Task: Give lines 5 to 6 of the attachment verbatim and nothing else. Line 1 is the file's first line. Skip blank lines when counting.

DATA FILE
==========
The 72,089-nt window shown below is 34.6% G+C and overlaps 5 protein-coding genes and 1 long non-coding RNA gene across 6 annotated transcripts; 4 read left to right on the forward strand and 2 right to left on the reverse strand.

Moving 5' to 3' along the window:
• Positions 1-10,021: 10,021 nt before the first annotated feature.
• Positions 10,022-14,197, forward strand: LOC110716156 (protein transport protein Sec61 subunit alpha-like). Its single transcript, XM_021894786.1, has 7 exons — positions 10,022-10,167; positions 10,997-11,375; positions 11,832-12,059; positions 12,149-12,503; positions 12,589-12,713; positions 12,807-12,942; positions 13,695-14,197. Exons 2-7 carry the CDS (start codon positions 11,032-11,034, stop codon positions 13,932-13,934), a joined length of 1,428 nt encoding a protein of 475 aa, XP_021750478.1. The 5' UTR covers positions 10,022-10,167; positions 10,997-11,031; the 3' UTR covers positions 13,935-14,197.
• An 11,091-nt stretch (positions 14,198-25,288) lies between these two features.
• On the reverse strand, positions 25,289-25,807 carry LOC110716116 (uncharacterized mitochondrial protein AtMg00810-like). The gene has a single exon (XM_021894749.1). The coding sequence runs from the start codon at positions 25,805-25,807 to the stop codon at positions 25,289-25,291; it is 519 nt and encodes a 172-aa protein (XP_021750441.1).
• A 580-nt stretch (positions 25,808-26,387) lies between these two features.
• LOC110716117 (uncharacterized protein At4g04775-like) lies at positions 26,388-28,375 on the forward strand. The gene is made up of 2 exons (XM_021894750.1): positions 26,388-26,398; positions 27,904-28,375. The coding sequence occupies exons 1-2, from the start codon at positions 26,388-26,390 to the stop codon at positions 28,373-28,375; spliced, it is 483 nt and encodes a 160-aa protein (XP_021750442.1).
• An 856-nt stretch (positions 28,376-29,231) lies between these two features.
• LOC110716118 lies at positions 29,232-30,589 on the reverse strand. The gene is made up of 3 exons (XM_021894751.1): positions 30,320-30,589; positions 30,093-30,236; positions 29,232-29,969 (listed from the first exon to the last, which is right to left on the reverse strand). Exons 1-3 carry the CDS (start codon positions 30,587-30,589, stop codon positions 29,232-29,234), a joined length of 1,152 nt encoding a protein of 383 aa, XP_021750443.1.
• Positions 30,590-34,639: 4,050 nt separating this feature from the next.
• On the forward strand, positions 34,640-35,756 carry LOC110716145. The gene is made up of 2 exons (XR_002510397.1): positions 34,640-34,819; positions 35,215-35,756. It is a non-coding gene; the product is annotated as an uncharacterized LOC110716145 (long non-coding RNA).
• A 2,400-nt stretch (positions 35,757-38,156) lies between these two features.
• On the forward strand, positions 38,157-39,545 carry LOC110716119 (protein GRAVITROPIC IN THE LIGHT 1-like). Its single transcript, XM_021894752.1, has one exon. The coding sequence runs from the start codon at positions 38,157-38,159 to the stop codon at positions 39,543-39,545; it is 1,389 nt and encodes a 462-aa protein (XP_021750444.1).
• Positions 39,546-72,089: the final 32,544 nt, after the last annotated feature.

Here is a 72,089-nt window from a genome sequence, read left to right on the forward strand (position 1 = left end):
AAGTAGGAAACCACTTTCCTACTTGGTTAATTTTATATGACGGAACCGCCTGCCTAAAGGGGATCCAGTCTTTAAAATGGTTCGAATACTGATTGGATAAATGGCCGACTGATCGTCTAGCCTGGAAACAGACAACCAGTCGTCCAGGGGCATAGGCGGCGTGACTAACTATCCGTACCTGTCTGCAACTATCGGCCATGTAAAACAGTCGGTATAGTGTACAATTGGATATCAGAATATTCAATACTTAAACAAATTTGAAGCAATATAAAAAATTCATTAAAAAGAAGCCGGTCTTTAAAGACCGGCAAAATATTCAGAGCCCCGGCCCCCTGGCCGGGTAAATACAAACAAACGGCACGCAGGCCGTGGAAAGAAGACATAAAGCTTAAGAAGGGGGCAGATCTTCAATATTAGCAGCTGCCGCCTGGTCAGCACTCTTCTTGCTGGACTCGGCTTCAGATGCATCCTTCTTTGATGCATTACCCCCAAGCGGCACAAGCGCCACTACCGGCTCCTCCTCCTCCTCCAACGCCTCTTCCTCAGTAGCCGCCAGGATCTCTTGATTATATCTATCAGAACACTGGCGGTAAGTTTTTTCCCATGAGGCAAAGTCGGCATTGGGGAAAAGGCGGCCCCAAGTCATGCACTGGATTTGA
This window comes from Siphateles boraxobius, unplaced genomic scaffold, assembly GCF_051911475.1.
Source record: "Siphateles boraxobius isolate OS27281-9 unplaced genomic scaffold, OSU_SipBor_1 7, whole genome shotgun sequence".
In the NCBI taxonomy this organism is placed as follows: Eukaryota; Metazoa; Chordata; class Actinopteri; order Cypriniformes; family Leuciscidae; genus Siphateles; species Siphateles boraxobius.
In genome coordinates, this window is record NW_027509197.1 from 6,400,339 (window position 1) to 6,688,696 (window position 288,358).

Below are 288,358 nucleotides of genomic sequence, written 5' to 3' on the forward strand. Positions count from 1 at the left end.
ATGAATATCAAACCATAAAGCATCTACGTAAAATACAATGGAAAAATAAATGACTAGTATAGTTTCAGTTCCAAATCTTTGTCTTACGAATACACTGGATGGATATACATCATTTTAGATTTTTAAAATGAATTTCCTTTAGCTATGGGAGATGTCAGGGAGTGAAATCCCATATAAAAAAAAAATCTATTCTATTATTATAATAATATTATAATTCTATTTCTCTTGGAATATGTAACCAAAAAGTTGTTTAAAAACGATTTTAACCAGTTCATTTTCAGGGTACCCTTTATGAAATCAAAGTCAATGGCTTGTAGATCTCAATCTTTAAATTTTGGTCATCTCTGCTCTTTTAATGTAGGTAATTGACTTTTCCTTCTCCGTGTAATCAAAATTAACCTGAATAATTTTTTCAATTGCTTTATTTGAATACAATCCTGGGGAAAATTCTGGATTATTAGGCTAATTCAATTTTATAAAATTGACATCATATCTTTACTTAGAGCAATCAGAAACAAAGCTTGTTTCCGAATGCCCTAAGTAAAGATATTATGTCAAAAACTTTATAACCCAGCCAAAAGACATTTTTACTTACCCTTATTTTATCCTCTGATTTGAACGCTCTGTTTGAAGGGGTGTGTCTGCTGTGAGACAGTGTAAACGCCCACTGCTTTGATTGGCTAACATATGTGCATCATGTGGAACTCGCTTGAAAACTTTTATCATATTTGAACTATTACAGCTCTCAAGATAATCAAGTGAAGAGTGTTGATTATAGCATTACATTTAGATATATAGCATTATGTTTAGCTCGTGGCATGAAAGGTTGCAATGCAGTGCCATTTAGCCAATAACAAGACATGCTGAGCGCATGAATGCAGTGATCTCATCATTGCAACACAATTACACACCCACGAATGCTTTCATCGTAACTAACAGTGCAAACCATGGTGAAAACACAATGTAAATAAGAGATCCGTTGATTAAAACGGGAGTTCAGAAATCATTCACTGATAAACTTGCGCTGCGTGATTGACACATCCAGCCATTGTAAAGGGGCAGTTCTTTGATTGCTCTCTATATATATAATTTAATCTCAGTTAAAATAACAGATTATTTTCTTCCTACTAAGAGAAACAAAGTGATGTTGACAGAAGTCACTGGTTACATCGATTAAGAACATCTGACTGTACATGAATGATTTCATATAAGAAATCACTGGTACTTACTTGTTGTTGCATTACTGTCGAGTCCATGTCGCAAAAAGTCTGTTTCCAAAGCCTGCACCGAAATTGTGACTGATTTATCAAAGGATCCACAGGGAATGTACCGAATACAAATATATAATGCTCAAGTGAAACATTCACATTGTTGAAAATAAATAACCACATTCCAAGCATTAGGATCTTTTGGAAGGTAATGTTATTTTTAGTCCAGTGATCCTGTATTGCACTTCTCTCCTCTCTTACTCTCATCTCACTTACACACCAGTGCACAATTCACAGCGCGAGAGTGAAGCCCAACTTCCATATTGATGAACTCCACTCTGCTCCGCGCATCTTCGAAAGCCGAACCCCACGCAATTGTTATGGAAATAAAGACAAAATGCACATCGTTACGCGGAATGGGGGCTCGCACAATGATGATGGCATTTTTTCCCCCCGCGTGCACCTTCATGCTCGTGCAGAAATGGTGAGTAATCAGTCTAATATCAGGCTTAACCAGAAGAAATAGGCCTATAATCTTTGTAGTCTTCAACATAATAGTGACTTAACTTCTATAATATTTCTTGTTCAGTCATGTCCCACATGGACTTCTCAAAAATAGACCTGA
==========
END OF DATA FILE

• An 11,091-nt stretch (positions 14,198-25,288) lies between these two features.
• On the reverse strand, positions 25,289-25,807 carry LOC110716116 (uncharacterized mitochondrial protein AtMg00810-like). The gene has a single exon (XM_021894749.1). The coding sequence runs from the start codon at positions 25,805-25,807 to the stop codon at positions 25,289-25,291; it is 519 nt and encodes a 172-aa protein (XP_021750441.1).